Forgetfulness may be a good sign of your brain function

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In a new study, researchers found that forgetfulness may be a sign of brain efficiency.

The research was conducted by a team at Bond University.

In the study, the team looked specifically at how the brain reacts when people encounter a person or object out of context for the first time.

Students lying in an MRI brain scanner were asked to memorize multiple images of objects (such as a backpack, clock or cupcake) against backgrounds (including a gym, laundromat and garden).

Half of the objects had been shown to the students a day earlier. This made it possible to look at differences in brain responses when objects were familiar or had been encountered only once.

In the subsequent testing stage, researchers swapped the backgrounds of some objects and found this led to difficulty in remembering the unfamiliar objects.

The forgetfulness was accompanied by changes in activity in the hippocampus, one of the core human memory areas.

The team says the findings provide insight into how our memory system strives for efficiency and only encodes what it absolutely needs.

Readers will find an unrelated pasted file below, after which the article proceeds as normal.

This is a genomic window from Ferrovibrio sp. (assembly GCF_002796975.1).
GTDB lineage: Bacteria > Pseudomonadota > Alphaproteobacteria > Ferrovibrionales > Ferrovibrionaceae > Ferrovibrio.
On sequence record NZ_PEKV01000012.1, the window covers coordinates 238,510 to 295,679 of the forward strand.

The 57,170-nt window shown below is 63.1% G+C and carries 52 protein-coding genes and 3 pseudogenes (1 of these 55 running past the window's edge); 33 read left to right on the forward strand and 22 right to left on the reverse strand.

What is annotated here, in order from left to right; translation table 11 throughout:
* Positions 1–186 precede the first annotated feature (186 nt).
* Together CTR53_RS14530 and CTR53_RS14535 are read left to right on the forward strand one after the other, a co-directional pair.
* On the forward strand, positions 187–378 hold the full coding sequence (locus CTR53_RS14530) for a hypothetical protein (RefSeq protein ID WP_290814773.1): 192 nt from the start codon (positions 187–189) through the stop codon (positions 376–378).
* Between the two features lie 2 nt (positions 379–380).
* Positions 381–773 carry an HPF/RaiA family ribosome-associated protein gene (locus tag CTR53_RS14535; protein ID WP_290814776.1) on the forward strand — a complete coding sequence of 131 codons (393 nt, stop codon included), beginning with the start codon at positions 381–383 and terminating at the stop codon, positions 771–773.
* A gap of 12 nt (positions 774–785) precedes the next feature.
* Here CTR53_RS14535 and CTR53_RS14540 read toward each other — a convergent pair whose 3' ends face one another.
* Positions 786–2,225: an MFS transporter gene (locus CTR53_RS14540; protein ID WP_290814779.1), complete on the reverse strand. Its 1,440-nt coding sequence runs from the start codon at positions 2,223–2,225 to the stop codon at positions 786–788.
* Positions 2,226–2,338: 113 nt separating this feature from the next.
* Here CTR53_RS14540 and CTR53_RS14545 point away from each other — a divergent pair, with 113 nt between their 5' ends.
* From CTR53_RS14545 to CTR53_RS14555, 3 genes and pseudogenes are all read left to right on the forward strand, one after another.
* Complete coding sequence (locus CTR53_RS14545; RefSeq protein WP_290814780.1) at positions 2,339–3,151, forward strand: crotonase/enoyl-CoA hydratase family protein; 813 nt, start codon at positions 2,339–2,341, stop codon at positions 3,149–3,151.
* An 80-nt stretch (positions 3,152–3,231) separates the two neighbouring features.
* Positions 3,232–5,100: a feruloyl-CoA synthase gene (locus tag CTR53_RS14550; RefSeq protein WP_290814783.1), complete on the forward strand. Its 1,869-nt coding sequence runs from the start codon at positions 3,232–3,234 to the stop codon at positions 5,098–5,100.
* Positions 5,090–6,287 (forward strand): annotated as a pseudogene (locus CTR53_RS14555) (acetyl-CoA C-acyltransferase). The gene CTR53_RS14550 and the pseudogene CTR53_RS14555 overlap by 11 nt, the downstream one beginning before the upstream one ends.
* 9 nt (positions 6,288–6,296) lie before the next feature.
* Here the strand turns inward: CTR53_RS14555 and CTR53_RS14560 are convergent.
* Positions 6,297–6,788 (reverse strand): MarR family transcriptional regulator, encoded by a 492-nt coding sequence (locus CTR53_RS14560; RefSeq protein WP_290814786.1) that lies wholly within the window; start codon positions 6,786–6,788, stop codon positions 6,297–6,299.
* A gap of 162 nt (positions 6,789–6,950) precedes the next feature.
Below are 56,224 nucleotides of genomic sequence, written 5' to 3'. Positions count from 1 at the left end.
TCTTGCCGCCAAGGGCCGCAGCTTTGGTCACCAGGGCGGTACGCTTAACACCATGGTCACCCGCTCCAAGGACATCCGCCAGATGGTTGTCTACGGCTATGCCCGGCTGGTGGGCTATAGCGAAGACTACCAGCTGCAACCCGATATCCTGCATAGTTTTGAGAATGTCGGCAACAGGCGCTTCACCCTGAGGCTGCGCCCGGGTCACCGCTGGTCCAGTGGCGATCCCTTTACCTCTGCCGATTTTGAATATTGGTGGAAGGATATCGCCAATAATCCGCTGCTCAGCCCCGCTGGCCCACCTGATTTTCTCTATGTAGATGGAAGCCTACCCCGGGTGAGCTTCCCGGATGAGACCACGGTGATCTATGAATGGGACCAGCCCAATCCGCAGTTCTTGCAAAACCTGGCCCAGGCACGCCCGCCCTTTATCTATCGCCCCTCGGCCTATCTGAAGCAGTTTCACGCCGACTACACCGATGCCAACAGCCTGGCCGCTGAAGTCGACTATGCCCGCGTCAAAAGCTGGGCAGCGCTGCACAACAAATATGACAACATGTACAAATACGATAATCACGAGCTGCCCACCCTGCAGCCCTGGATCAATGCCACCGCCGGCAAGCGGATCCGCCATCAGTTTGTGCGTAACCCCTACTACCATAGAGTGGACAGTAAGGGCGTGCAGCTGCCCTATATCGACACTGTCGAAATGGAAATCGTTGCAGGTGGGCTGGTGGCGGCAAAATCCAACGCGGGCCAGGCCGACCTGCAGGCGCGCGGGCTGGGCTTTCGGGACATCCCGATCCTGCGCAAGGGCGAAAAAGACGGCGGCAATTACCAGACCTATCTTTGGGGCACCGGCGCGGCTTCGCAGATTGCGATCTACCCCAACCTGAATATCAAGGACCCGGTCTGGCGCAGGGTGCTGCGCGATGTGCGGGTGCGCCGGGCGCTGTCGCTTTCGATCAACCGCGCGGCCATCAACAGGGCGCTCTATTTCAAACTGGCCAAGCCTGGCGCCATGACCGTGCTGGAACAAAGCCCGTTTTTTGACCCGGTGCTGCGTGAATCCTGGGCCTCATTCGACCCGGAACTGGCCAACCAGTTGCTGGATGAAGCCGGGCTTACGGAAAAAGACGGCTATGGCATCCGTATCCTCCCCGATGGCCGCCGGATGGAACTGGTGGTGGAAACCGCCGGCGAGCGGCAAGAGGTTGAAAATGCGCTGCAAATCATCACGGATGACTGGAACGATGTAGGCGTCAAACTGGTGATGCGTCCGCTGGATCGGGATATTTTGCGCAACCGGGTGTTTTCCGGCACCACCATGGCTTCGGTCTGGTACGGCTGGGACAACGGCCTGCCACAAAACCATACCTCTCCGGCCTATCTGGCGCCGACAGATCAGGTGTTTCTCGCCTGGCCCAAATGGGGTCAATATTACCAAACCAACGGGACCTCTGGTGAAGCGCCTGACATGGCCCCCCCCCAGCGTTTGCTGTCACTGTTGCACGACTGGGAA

Forgetting can be seen as a feature because people shouldn’t encode more than they need and more is not always better.

People with Hyperthymesia remember almost everything in their life and while that seems like a neat feat, it comes with a downside because they have this huge mass of information present and it becomes very difficult to focus on a task.

Forgetting helps declutter our mental space and it’s all about efficiency.

The researchers say that the study could be a small step towards brain implants that restore memory.

People have retinal and cochlear implants now, and maybe in 100, 200 years they could have memory implants and be able to artificially interface the memory system.

This is one little building block in the endeavor to fully understand how the memory system works.

One author of the study is Assistant Professor Oliver Baumann.

The study is published in the journal Frontiers in Psychology.

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